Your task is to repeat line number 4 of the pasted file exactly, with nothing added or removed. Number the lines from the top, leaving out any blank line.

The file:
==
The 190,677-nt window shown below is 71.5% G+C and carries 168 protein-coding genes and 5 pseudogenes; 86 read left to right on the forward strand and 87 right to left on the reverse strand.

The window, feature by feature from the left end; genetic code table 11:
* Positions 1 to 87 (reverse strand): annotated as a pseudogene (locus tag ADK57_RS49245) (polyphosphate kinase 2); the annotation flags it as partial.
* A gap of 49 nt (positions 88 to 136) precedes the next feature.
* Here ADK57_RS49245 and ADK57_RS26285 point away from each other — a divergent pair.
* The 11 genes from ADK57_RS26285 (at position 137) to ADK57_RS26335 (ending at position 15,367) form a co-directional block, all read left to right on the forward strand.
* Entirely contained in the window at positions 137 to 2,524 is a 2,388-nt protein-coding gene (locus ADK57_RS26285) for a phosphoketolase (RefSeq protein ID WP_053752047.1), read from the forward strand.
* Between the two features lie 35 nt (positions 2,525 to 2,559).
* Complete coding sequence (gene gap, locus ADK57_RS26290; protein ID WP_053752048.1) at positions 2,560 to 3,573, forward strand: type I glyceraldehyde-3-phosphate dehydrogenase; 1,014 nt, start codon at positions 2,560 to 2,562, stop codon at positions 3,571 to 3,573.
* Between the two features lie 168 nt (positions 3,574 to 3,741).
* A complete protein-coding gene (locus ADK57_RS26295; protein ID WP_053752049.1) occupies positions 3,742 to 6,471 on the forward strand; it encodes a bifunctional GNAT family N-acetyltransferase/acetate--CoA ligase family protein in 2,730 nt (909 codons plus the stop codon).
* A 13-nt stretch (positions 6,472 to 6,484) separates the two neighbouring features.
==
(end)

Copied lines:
* A gap of 49 nt (positions 88 to 136) precedes the next feature.